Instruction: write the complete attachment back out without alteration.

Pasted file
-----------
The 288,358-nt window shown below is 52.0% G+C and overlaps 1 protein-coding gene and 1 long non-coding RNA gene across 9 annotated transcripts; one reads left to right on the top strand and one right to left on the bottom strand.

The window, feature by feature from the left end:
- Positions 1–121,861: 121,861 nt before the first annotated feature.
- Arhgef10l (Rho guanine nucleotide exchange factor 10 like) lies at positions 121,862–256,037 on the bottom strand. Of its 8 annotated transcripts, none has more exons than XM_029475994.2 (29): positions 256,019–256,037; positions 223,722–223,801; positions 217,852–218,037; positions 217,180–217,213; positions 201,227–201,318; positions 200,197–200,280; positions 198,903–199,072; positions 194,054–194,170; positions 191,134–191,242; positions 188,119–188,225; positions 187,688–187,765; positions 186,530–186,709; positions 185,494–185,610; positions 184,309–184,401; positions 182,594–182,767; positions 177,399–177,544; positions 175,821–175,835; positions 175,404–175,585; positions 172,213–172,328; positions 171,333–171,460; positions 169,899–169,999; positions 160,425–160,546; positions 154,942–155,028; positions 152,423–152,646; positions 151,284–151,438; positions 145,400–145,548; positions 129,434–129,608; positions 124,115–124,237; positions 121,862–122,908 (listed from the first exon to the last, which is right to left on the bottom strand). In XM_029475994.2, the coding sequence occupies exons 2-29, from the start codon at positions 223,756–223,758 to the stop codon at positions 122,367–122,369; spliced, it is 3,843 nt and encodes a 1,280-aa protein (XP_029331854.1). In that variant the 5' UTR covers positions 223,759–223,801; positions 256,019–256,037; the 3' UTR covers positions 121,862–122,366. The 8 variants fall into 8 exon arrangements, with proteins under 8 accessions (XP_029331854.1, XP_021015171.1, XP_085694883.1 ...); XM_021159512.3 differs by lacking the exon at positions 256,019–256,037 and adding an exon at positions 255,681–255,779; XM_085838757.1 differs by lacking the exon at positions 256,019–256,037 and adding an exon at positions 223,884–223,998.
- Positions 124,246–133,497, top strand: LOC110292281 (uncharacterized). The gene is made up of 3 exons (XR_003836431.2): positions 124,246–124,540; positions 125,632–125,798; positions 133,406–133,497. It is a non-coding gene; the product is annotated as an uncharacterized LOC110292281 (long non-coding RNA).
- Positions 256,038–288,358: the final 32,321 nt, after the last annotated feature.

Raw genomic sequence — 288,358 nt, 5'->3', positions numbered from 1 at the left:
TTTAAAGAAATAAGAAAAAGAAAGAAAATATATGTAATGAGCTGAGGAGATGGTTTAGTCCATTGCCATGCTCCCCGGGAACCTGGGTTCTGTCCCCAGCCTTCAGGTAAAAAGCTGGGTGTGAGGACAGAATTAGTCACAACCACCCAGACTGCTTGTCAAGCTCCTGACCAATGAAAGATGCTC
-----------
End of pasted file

The 288,358-nt window shown below is 52.0% G+C and overlaps 1 protein-coding gene and 1 long non-coding RNA gene across 9 annotated transcripts; one reads left to right on the top strand and one right to left on the bottom strand.

The window, feature by feature from the left end:
- Positions 1–121,861: 121,861 nt before the first annotated feature.
- Arhgef10l (Rho guanine nucleotide exchange factor 10 like) lies at positions 121,862–256,037 on the bottom strand. Of its 8 annotated transcripts, none has more exons than XM_029475994.2 (29): positions 256,019–256,037; positions 223,722–223,801; positions 217,852–218,037; positions 217,180–217,213; positions 201,227–201,318; positions 200,197–200,280; positions 198,903–199,072; positions 194,054–194,170; positions 191,134–191,242; positions 188,119–188,225; positions 187,688–187,765; positions 186,530–186,709; positions 185,494–185,610; positions 184,309–184,401; positions 182,594–182,767; positions 177,399–177,544; positions 175,821–175,835; positions 175,404–175,585; positions 172,213–172,328; positions 171,333–171,460; positions 169,899–169,999; positions 160,425–160,546; positions 154,942–155,028; positions 152,423–152,646; positions 151,284–151,438; positions 145,400–145,548; positions 129,434–129,608; positions 124,115–124,237; positions 121,862–122,908 (listed from the first exon to the last, which is right to left on the bottom strand). In XM_029475994.2, the coding sequence occupies exons 2-29, from the start codon at positions 223,756–223,758 to the stop codon at positions 122,367–122,369; spliced, it is 3,843 nt and encodes a 1,280-aa protein (XP_029331854.1). In that variant the 5' UTR covers positions 223,759–223,801; positions 256,019–256,037; the 3' UTR covers positions 121,862–122,366. The 8 variants fall into 8 exon arrangements, with proteins under 8 accessions (XP_029331854.1, XP_021015171.1, XP_085694883.1 ...); XM_021159512.3 differs by lacking the exon at positions 256,019–256,037 and adding an exon at positions 255,681–255,779; XM_085838757.1 differs by lacking the exon at positions 256,019–256,037 and adding an exon at positions 223,884–223,998.
- Positions 124,246–133,497, top strand: LOC110292281 (uncharacterized). The gene is made up of 3 exons (XR_003836431.2): positions 124,246–124,540; positions 125,632–125,798; positions 133,406–133,497. It is a non-coding gene; the product is annotated as an uncharacterized LOC110292281 (long non-coding RNA).
- Positions 256,038–288,358: the final 32,321 nt, after the last annotated feature.

Raw genomic sequence — 288,358 nt, 5'->3', positions numbered from 1 at the left:
TTTAAAGAAATAAGAAAAAGAAAGAAAATATATGTAATGAGCTGAGGAGATGGTTTAGTCCATTGCCATGCTCCCCGGGAACCTGGGTTCTGTCCCCAGCCTTCAGGTAAAAAGCTGGGTGTGAGGACAGAATTAGTCACAACCACCCAGACTGCTTGTCAAGCTCCTGACCAATGAAAGATGCTC